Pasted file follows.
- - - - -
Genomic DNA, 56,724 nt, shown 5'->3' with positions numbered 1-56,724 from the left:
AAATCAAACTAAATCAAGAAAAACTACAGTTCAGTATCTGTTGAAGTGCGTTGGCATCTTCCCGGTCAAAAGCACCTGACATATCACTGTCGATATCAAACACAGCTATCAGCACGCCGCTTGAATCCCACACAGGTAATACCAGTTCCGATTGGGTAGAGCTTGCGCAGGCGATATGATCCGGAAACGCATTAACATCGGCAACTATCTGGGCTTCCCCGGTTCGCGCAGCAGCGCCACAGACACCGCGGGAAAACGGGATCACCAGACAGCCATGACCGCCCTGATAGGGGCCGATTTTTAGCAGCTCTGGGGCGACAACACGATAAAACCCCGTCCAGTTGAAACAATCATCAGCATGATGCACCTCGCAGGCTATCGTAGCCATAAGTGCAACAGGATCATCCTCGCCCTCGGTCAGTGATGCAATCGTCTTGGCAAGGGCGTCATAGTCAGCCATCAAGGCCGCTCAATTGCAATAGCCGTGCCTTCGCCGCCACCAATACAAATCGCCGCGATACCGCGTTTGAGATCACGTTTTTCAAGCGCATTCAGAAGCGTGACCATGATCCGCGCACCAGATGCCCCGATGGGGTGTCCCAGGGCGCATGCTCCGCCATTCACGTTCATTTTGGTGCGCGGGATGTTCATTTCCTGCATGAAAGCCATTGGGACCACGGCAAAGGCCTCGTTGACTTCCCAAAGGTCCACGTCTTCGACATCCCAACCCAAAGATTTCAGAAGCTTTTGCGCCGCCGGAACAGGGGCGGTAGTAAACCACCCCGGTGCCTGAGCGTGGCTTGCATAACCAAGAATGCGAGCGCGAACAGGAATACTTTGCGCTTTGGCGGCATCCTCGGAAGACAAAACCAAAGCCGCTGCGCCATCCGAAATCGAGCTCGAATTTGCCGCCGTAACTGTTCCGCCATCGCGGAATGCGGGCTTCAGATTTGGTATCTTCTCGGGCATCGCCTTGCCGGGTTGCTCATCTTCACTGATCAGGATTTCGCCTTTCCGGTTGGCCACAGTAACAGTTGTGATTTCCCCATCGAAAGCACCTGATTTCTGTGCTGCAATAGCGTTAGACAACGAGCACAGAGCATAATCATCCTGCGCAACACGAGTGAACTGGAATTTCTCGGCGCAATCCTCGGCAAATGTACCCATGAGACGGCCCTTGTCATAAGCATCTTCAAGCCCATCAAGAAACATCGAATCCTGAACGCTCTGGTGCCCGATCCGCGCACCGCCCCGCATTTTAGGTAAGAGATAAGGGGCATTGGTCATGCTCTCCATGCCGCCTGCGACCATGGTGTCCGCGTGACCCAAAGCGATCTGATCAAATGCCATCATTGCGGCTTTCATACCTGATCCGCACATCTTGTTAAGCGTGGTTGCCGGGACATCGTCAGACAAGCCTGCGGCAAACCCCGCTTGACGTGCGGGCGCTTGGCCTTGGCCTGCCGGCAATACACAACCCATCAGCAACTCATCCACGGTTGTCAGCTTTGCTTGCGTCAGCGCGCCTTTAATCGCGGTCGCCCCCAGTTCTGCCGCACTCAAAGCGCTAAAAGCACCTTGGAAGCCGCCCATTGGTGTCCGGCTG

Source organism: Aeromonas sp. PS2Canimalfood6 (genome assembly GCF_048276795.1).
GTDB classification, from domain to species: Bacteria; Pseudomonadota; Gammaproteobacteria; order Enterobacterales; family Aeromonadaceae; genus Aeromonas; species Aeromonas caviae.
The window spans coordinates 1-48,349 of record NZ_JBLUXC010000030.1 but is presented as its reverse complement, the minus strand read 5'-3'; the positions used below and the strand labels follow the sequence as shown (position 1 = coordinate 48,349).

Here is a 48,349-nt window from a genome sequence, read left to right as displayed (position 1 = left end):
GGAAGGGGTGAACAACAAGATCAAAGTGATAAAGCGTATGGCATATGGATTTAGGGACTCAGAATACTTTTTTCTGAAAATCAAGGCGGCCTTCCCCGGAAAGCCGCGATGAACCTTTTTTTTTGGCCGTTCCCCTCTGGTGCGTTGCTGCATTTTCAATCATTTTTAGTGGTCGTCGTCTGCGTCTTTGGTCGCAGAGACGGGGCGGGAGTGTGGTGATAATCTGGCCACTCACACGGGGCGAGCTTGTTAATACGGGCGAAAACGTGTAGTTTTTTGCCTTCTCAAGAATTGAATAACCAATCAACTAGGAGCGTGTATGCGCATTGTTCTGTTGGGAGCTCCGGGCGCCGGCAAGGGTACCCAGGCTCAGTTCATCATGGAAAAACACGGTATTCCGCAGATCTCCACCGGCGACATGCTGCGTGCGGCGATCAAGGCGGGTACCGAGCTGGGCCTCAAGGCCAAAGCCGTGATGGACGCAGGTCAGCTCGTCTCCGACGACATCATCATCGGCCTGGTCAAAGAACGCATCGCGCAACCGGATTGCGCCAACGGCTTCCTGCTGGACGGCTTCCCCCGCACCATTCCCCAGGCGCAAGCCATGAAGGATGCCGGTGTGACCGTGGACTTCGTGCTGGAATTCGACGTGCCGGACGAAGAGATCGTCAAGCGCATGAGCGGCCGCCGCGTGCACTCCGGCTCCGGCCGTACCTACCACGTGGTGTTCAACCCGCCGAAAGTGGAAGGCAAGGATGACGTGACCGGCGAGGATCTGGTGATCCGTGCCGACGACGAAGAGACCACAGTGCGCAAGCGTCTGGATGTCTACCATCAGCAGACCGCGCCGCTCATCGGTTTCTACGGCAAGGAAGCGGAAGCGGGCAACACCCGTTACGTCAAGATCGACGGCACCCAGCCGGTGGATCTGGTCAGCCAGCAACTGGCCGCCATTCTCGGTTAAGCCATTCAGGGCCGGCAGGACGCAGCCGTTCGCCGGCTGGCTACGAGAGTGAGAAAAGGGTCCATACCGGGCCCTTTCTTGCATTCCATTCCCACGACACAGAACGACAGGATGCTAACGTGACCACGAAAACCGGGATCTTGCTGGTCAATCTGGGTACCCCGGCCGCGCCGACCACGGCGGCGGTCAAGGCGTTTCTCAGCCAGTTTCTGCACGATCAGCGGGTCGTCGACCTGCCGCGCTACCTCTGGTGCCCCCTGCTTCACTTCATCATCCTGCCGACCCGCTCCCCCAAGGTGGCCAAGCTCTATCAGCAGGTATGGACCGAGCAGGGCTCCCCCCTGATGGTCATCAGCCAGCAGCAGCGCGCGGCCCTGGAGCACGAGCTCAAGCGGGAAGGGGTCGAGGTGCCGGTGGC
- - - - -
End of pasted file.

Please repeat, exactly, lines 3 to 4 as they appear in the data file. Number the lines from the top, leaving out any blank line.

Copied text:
Source organism: Aeromonas sp. PS2Canimalfood6 (genome assembly GCF_048276795.1).
GTDB classification, from domain to species: Bacteria; Pseudomonadota; Gammaproteobacteria; order Enterobacterales; family Aeromonadaceae; genus Aeromonas; species Aeromonas caviae.